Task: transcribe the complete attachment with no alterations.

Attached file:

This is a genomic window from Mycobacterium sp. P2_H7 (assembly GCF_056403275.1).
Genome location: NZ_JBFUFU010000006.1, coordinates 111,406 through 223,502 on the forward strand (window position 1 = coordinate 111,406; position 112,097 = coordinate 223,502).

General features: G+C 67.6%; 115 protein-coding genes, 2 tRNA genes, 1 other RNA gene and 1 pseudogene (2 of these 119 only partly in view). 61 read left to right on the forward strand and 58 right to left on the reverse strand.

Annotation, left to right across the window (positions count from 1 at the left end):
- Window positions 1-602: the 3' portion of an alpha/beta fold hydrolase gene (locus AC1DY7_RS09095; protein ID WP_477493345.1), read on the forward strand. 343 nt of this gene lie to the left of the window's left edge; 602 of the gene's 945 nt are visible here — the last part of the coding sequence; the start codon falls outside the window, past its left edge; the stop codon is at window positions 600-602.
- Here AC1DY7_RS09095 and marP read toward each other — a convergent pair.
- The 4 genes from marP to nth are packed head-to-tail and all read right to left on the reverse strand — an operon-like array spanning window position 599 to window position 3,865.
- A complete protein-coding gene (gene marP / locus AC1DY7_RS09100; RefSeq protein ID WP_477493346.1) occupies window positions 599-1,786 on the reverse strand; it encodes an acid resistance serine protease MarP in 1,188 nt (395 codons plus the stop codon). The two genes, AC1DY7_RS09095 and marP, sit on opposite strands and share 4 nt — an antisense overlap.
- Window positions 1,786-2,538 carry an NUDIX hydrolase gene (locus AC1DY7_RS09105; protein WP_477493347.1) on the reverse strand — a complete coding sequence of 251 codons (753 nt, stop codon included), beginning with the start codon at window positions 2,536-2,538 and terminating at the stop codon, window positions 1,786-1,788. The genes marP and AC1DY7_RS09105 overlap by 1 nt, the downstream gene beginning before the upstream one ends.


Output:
This is a genomic window from Mycobacterium sp. P2_H7 (assembly GCF_056403275.1).
Genome location: NZ_JBFUFU010000006.1, coordinates 111,406 through 223,502 on the forward strand (window position 1 = coordinate 111,406; position 112,097 = coordinate 223,502).

General features: G+C 67.6%; 115 protein-coding genes, 2 tRNA genes, 1 other RNA gene and 1 pseudogene (2 of these 119 only partly in view). 61 read left to right on the forward strand and 58 right to left on the reverse strand.

Annotation, left to right across the window (positions count from 1 at the left end):
- Window positions 1-602: the 3' portion of an alpha/beta fold hydrolase gene (locus AC1DY7_RS09095; protein ID WP_477493345.1), read on the forward strand. 343 nt of this gene lie to the left of the window's left edge; 602 of the gene's 945 nt are visible here — the last part of the coding sequence; the start codon falls outside the window, past its left edge; the stop codon is at window positions 600-602.
- Here AC1DY7_RS09095 and marP read toward each other — a convergent pair.
- The 4 genes from marP to nth are packed head-to-tail and all read right to left on the reverse strand — an operon-like array spanning window position 599 to window position 3,865.
- A complete protein-coding gene (gene marP / locus AC1DY7_RS09100; RefSeq protein ID WP_477493346.1) occupies window positions 599-1,786 on the reverse strand; it encodes an acid resistance serine protease MarP in 1,188 nt (395 codons plus the stop codon). The two genes, AC1DY7_RS09095 and marP, sit on opposite strands and share 4 nt — an antisense overlap.
- Window positions 1,786-2,538 carry an NUDIX hydrolase gene (locus AC1DY7_RS09105; protein WP_477493347.1) on the reverse strand — a complete coding sequence of 251 codons (753 nt, stop codon included), beginning with the start codon at window positions 2,536-2,538 and terminating at the stop codon, window positions 1,786-1,788. The genes marP and AC1DY7_RS09105 overlap by 1 nt, the downstream gene beginning before the upstream one ends.